33. Use of a composition according to any of Paragraphs 1 to 14, for improving verbal fluency, verbal memory or logical memory, or any combination thereof, in an individual.

34. Use of a composition according to any of Paragraphs 1 to 14, for treating or preventing Mild Cognitive Impairment in an individual.

35. A method of improving any one or more of verbal fluency, verbal memory or logical memory, or any combination thereof, in an individual, which method comprises administering to an individual a first agent comprising an antagonist of 11β-HSD1, simultaneously or sequentially with a second agent comprising an anti-kaliuretic-diuretic.

36. A method of treatment or prevention of mild cognitive impairment (MCI) in an individual, which method comprises administering to an individual a first agent comprising an antagonist of 11β-HSD1, simultaneously or sequentially with a second agent comprising an anti-kaliuretic-diuretic.

37. A method according to Paragraph 35 or 36, in which the first agent has the features as set out in any of Paragraphs 2 to 4, or in which the second agent has the features as set out in any of Paragraphs 5 to 12.

38. A method or use according to any of Paragraphs 33 to 37, which method comprises administering to an individual a therapeutically effective amount of a composition according to any of Paragraphs 1 to 14.

39. A method or use according to any of Paragraphs 33 to 38, in which the first agent is administered at a rate of about 4.5 mg/kg/day.

40. A method or use according to any of Paragraphs 33 to 39, in which the second agent is administered at a rate of about 0.15 mg/kg/day.

41. A method or use according to any of Paragraphs 33 to 40, in which the individual is suffering from Type 2 diabetes.

42. A method of treatment of a human or animal patient suffering from a condition selected from the group consisting of: hepatic insulin resistance, adipose tissue insulin resistance, muscle insulin resistance, neuronal loss or dysfunction due to glucocorticoid potentiated neurotoxicity, obesity and any combination of the aforementioned conditions, the method comprising the step of administering to said patient a medicament comprising a pharmaceutically active amount of a first agent which is an antagonist of 11 P—HSD1, simultaneously or sequentially with a second agent which comprises a diuretic, preferably an antikaliuretic-diuretic.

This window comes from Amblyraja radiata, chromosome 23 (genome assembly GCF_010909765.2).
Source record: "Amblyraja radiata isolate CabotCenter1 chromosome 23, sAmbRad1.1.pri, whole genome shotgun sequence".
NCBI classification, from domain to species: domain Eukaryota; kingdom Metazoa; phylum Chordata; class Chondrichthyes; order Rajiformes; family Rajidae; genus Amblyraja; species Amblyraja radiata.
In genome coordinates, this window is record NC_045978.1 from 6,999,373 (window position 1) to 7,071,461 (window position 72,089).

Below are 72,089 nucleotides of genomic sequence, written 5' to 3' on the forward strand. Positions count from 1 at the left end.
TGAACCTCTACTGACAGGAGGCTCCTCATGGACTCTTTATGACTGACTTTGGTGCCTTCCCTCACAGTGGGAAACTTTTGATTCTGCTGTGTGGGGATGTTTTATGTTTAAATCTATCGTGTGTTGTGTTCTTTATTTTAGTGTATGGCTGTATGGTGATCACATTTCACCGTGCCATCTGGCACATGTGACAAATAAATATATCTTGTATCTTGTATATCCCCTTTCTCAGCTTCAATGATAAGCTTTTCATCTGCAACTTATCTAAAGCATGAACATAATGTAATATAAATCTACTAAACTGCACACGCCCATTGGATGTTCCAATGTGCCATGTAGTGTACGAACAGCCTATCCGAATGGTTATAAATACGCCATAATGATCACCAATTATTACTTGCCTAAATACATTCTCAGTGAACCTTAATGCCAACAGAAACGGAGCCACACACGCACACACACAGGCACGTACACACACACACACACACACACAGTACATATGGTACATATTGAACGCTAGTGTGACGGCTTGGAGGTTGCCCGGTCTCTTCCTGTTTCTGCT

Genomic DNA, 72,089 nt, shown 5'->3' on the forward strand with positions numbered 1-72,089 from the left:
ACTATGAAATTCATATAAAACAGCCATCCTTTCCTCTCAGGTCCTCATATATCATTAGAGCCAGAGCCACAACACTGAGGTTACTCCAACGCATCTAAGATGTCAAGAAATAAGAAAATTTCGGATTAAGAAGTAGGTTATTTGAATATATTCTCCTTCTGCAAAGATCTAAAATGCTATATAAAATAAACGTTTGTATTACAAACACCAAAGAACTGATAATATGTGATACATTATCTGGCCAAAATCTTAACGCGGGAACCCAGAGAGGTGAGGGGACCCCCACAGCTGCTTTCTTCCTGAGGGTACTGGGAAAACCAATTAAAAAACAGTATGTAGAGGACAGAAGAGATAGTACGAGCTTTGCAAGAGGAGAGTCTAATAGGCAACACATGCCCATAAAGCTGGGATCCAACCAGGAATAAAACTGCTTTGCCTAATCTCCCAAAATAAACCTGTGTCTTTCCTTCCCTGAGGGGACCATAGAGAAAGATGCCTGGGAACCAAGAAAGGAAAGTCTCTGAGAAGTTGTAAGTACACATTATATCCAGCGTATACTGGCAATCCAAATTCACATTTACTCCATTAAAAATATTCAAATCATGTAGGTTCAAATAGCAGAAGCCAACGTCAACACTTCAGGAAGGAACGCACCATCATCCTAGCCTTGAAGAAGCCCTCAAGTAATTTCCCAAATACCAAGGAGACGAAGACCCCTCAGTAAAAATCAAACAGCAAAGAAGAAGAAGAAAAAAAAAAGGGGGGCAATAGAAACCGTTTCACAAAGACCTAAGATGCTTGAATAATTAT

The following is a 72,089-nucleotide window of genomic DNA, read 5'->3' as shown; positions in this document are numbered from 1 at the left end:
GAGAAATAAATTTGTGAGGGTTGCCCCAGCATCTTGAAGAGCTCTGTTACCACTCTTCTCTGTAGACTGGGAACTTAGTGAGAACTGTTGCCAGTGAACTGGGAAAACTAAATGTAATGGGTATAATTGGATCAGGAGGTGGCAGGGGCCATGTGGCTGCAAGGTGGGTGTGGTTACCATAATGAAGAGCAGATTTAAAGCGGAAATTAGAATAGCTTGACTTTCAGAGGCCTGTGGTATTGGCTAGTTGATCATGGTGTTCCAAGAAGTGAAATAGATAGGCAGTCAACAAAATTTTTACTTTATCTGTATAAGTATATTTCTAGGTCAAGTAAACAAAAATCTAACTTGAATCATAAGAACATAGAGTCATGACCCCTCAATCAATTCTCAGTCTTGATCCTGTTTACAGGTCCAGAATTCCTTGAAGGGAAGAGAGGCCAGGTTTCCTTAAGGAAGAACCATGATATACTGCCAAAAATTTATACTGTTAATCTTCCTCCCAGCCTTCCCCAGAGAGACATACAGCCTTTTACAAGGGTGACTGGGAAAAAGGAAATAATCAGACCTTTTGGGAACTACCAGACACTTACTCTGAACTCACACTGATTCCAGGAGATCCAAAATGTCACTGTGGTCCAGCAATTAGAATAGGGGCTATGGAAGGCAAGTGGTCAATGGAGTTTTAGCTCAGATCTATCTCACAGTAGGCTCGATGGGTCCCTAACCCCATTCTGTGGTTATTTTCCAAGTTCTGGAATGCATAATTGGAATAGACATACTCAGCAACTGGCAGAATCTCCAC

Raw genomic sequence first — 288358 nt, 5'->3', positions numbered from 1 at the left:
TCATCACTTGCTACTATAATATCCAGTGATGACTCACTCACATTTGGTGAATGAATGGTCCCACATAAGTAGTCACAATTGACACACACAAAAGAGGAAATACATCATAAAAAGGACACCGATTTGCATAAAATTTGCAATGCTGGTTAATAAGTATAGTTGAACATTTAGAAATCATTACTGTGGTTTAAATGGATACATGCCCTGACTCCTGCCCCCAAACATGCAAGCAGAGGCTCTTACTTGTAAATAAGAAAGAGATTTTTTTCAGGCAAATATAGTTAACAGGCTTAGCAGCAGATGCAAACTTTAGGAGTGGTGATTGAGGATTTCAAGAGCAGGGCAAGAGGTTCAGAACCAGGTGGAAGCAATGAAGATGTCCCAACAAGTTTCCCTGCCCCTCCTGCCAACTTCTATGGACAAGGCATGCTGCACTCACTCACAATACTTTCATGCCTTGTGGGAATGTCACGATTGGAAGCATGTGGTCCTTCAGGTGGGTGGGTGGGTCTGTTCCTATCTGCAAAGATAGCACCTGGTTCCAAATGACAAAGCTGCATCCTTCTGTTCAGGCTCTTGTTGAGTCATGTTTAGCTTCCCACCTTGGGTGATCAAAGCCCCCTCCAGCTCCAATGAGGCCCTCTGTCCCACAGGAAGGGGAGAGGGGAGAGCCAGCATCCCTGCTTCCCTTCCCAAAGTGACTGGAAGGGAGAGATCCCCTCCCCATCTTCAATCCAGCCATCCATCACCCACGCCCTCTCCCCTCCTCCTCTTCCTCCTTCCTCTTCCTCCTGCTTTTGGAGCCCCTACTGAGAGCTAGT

43. Use of a composition according to any of Paragraphs 1 to 14, for any one or more of the purposes as set out in Table 2.

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Each of the applications and patents mentioned in this document, and each document cited or referenced in each of the above applications and patents, including during the prosecution of each of the applications and patents (“application cited documents”) and any manufacturer's instructions or catalogues for any products cited or mentioned in each of the applications and patents and in any of the application cited documents, are hereby incorporated herein by reference. Furthermore, all documents cited in this text, and all documents cited or referenced in documents cited in this text, and any manufacturer's instructions or catalogues for any products cited or mentioned in this text, are hereby incorporated herein by reference.

Various modifications and variations of the described methods and system of the invention will be apparent to those skilled in the art without departing from the scope and spirit of the invention. Although the invention has been described in connection with specific preferred embodiments, it should be understood that the invention as claimed should not be unduly limited to such specific embodiments. Indeed, various modifications of the described modes for carrying out the invention which are obvious to those skilled in molecular biology or related fields are intended to be within the scope of the claims.